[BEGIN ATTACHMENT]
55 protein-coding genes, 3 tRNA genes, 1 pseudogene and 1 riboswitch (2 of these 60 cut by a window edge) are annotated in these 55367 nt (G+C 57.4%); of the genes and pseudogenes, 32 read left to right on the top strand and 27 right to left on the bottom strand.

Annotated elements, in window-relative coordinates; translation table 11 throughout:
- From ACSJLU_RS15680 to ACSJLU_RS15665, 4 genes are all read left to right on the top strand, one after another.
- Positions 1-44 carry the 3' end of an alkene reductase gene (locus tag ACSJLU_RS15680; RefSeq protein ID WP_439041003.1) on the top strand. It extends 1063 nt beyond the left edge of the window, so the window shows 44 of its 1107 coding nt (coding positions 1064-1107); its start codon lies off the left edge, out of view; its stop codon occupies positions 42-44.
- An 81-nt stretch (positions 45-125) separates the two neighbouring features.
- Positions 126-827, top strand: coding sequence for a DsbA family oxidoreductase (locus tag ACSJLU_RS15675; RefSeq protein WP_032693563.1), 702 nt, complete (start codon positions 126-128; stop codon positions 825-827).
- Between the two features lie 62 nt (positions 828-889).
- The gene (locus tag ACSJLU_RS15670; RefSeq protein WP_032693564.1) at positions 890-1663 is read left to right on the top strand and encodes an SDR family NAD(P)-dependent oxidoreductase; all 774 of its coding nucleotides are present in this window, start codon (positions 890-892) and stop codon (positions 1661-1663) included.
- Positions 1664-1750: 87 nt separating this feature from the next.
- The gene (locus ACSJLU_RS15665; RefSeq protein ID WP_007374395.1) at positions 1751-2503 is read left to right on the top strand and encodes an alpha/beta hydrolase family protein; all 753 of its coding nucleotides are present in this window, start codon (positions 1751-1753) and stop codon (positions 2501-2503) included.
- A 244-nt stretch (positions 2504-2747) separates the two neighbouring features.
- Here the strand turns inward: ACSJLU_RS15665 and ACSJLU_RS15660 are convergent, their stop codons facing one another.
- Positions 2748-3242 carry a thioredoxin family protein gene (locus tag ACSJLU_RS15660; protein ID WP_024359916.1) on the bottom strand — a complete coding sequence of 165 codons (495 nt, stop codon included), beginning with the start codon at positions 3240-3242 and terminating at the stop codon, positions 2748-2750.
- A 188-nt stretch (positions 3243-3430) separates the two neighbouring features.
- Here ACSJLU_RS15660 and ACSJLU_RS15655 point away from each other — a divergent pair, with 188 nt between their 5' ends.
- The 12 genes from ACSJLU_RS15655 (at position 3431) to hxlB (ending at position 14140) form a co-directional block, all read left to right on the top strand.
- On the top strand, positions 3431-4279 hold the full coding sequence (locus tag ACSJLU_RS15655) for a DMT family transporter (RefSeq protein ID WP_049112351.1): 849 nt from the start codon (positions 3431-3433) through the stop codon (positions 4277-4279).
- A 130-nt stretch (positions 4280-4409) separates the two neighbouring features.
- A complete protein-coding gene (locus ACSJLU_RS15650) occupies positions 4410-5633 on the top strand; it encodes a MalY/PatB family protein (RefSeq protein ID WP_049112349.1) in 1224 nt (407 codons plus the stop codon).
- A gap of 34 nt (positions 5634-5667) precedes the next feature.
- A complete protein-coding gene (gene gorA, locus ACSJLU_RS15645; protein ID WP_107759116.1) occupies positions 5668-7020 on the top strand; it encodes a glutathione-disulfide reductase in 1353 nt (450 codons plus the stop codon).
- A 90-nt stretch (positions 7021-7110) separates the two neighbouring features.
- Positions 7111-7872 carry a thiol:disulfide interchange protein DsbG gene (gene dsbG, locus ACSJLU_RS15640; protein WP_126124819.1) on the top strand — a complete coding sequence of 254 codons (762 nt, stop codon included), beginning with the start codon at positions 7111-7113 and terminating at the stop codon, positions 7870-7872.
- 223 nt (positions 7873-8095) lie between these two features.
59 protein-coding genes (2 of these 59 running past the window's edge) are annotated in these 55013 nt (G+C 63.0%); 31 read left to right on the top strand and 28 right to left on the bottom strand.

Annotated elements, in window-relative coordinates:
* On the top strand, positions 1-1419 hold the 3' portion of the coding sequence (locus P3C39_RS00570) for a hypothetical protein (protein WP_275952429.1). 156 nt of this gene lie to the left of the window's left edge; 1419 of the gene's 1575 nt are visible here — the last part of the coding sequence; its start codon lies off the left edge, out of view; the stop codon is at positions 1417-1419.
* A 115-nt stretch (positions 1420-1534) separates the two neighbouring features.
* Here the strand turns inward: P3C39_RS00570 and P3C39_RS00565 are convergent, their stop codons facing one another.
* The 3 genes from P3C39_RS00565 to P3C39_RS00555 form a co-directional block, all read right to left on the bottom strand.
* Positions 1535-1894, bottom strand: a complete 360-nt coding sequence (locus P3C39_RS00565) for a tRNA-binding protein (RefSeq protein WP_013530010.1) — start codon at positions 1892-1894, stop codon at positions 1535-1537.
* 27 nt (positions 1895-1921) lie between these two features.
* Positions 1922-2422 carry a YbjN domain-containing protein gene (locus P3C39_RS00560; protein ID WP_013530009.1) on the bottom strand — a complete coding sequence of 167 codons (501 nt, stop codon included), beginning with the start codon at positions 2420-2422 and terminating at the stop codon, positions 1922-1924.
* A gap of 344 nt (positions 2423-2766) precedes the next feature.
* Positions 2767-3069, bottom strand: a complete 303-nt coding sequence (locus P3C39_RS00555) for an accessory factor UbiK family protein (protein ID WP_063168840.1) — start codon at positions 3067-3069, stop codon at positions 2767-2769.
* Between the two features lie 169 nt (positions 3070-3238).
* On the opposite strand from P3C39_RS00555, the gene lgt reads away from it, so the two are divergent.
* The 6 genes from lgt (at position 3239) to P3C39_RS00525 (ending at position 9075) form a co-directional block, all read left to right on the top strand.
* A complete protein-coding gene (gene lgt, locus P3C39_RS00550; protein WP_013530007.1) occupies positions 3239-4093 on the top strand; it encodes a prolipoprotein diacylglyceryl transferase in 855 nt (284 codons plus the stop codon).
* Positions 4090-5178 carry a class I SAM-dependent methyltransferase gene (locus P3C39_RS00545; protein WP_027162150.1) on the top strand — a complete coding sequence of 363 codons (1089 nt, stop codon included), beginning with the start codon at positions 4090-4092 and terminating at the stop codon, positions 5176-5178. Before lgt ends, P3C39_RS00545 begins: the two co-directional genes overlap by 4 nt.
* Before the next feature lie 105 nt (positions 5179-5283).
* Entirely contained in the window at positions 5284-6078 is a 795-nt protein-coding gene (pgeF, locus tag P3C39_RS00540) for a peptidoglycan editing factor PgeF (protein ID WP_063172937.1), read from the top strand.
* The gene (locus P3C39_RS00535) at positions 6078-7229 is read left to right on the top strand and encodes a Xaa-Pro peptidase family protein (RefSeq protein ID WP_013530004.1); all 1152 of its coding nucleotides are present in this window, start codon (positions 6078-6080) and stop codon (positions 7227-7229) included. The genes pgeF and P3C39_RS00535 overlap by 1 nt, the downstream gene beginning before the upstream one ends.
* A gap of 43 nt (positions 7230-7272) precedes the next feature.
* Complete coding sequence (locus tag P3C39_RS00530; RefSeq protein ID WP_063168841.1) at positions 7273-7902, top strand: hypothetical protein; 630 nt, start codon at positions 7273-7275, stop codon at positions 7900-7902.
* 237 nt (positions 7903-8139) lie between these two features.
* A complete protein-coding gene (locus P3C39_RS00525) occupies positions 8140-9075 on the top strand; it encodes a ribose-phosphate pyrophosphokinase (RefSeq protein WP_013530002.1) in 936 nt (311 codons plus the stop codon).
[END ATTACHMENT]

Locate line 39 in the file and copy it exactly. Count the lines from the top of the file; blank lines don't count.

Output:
* A complete protein-coding gene (gene lgt, locus P3C39_RS00550; protein WP_013530007.1) occupies positions 3239-4093 on the top strand; it encodes a prolipoprotein diacylglyceryl transferase in 855 nt (284 codons plus the stop codon).